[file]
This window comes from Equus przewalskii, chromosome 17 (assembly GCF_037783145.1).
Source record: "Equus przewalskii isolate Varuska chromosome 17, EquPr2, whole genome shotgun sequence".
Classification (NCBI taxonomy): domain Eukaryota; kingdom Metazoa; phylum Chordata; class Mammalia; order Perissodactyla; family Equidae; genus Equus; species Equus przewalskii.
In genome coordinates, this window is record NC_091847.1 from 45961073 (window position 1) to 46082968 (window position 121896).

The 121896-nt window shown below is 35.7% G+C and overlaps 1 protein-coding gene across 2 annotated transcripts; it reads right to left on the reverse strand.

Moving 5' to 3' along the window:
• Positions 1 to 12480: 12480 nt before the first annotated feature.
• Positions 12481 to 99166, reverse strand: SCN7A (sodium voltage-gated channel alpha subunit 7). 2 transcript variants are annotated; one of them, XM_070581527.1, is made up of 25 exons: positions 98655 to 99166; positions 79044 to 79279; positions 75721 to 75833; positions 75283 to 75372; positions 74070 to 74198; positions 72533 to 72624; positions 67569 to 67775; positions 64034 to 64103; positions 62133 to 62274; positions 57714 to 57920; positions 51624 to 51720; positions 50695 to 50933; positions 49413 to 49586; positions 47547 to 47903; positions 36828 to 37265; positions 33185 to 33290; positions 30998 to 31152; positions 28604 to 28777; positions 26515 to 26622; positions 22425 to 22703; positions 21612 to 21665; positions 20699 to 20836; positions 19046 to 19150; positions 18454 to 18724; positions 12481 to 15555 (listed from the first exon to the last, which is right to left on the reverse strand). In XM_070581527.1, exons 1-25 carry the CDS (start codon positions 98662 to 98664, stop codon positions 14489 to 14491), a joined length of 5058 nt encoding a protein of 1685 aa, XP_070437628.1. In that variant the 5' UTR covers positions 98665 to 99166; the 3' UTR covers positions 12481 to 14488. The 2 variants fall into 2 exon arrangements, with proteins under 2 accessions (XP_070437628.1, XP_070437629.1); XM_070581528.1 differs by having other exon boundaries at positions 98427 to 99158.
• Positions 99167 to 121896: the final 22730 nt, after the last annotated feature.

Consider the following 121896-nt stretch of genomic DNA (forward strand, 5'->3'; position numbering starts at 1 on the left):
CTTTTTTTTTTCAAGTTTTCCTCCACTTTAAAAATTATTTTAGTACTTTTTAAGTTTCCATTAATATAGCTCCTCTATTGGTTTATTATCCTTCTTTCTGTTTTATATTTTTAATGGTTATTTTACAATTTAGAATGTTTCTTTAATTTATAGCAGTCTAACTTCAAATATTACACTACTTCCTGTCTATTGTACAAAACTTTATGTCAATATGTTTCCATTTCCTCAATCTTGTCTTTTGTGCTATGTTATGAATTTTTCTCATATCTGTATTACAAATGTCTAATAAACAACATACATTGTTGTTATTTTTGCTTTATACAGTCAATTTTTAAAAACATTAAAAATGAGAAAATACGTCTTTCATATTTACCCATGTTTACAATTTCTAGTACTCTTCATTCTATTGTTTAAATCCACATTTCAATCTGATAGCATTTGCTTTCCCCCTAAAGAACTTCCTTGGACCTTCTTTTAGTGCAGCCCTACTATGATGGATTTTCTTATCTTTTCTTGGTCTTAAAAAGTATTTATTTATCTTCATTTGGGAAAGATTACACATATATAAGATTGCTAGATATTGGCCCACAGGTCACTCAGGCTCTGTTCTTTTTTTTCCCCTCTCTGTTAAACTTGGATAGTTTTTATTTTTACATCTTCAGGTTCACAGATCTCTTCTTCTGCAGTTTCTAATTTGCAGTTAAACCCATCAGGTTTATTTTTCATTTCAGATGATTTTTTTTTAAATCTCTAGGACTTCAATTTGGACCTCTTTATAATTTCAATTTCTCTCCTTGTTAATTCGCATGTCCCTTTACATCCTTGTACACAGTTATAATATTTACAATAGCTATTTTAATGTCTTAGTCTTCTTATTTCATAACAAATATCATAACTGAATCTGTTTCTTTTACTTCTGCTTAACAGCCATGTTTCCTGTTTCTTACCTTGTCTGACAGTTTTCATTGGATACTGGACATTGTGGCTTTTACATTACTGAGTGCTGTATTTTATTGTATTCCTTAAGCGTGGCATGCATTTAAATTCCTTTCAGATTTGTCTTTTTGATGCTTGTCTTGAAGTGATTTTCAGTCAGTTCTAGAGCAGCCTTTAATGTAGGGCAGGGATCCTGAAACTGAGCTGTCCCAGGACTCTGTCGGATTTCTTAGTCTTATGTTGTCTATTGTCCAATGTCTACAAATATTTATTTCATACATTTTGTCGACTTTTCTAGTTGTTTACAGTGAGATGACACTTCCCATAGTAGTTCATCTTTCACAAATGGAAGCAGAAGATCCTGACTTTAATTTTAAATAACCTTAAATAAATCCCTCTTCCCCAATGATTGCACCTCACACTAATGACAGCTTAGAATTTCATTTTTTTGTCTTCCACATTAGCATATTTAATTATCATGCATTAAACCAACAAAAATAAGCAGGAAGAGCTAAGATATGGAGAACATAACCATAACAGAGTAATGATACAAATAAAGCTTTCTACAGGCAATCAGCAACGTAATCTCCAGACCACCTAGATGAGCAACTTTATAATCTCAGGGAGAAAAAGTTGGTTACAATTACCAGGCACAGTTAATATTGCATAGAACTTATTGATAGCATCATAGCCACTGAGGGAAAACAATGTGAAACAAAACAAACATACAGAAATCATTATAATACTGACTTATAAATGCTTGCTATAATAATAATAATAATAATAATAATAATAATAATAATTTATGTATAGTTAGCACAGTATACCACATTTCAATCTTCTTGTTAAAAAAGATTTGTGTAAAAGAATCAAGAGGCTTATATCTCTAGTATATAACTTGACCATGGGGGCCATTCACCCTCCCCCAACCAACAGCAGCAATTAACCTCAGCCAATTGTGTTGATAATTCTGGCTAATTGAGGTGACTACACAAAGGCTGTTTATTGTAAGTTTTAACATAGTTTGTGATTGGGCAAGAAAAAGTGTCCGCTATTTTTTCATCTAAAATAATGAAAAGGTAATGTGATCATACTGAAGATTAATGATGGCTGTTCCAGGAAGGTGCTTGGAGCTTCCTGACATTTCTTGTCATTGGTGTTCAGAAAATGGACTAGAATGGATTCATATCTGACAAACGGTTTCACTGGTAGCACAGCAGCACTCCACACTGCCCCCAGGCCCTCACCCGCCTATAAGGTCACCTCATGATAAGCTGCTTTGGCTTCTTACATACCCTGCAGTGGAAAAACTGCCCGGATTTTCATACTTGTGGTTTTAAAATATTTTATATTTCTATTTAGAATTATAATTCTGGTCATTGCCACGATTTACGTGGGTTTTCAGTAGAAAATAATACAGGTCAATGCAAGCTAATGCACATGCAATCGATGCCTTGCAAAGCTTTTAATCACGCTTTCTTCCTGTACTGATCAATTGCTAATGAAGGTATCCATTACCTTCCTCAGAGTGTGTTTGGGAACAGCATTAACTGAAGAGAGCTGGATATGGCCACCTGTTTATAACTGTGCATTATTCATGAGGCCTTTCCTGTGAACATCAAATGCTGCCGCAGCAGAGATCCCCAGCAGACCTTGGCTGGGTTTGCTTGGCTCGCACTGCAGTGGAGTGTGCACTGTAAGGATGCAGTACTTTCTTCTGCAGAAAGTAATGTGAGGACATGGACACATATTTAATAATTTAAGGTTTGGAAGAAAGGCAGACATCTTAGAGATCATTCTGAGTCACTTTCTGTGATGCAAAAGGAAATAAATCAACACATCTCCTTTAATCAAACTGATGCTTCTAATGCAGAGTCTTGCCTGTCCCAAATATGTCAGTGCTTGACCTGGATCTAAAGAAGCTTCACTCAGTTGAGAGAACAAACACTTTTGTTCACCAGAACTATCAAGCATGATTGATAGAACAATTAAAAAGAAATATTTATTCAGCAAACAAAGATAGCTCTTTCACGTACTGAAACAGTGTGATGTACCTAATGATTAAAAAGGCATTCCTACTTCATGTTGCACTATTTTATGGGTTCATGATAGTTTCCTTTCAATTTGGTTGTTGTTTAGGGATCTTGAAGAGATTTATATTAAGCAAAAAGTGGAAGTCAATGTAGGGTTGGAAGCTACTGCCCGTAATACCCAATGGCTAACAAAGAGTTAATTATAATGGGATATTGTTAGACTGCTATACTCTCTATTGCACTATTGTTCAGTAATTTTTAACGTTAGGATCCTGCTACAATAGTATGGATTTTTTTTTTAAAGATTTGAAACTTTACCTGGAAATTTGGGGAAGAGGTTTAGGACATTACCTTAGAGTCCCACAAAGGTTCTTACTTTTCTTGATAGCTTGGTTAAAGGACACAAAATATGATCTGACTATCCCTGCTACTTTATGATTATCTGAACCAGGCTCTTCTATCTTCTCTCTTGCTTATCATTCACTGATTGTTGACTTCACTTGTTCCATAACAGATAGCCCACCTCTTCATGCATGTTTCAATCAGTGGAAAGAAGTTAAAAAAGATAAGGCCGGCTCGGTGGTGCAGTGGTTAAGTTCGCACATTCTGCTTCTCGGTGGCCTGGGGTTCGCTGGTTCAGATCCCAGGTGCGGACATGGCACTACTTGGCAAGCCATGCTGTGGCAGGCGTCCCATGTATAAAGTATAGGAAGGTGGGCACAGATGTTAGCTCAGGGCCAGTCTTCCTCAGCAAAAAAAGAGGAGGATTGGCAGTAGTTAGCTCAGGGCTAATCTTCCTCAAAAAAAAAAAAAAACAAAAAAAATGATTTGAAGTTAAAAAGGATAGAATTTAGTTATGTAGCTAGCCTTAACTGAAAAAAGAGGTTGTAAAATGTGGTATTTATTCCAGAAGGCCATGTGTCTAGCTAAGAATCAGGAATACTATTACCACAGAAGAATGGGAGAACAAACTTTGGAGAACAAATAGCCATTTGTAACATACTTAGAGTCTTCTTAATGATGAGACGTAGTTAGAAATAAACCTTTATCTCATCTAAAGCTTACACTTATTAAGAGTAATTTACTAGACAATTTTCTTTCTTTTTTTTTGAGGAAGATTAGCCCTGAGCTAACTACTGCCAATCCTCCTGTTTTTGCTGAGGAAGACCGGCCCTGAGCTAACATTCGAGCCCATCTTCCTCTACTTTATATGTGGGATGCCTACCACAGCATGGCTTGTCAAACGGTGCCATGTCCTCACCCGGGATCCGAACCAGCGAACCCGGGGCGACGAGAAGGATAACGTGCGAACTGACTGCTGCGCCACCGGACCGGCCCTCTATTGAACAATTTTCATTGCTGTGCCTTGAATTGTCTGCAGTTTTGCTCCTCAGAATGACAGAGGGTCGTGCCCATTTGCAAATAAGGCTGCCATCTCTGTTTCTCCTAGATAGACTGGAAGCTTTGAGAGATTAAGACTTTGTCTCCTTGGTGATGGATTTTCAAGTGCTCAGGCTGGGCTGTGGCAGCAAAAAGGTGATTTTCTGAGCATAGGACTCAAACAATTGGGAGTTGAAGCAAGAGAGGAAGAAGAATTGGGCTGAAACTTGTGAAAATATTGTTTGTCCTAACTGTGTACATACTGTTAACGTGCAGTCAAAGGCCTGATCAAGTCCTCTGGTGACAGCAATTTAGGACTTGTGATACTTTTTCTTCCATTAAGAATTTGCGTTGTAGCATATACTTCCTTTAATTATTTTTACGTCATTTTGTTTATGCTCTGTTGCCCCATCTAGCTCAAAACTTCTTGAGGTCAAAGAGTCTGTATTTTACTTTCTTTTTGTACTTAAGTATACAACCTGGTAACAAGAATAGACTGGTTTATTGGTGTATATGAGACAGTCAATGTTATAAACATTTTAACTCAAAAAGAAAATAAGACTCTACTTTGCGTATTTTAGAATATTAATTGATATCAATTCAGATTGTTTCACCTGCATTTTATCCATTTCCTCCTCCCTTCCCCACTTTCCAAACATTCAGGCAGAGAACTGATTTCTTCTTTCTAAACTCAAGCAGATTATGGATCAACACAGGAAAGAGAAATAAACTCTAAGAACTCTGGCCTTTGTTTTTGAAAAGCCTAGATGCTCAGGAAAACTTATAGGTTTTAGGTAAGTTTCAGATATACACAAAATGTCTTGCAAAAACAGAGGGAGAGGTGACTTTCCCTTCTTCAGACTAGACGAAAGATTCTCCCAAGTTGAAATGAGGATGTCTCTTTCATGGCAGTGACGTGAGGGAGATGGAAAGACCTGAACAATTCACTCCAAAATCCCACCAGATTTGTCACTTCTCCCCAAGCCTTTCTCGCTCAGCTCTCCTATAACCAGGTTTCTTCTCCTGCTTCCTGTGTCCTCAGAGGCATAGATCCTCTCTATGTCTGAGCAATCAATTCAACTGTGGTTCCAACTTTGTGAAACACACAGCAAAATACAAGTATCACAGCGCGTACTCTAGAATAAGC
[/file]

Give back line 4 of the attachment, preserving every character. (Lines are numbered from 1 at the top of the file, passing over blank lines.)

In genome coordinates, this window is record NC_091847.1 from 45961073 (window position 1) to 46082968 (window position 121896).